Neutralising the effects of branch mismatch arrangements: a South African perspective

Base erosion and profit shifting (BEPS) has become an increasingly important matter for both multinational enterprises (MNEs) and the countries in which they operate. The tax avoidance strategies used to exploit gaps and mismatches in tax rules have become progressively complex and advanced over the past decade. The aim of this research report is to determine the importance and relevance of addressing BEPS via branch mismatch arrangements, as proposed by the Organisation for Economic Co-operation and Development (OECD), to an emerging economy such as South Africa. The report discusses and analyses the concept of branch mismatch arrangements, the concerns and challenges arising from the use of these arrangements, the recommendations from the OECD in addressing these mismatches and the approaches taken by selected countries. Current domestic legislation is contrasted with international approaches and the recommendations by the OECD. The outcome of adoption or non-adoption of the recommendations will be investigated.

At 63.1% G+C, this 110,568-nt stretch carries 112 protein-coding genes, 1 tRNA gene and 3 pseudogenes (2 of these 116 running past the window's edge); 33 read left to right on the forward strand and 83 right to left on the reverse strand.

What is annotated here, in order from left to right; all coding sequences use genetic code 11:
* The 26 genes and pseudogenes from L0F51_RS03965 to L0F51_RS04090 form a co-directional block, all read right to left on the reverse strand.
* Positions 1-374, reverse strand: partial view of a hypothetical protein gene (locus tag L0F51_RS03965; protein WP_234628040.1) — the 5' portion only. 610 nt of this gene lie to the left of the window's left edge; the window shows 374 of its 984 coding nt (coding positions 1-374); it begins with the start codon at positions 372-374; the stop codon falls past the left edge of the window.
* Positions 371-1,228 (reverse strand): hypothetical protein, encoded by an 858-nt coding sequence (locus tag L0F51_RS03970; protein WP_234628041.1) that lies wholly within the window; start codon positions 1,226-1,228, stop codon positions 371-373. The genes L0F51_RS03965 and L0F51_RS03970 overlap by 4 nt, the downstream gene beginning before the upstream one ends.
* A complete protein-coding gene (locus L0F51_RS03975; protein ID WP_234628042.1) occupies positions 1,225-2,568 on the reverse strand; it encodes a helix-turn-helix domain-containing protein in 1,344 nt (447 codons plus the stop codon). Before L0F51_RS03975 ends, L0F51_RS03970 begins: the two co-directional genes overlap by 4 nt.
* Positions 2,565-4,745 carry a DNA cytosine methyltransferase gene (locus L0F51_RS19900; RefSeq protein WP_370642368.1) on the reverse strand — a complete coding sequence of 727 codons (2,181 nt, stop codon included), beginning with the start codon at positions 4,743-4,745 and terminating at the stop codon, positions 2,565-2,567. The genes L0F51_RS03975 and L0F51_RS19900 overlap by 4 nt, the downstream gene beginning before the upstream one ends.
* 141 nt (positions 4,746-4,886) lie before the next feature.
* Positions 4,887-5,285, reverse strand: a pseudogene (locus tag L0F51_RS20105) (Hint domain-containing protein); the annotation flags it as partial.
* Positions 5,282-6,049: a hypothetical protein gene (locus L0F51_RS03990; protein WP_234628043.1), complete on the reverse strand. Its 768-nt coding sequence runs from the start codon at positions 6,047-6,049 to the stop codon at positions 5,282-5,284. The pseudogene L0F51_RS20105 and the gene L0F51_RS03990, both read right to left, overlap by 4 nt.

A research report submitted to the Faculty of Commerce, Law and Management, University of the Witwatersrand, Johannesburg, in partial fulfilment of the requirements for the degree of Master of Commerce (specialising in Taxation)
UCTD, Base erosion and profit shifting, BEPS, Hybrid mismatch arrangements, Branch mismatch arrangements, Foreign branches, Tax avoidance
Lindeque, Anlia (2019) Neutralising the effects of branch mismatch arrangements:a South African perspective, University of the Witwatersrand, Johannesburg, <>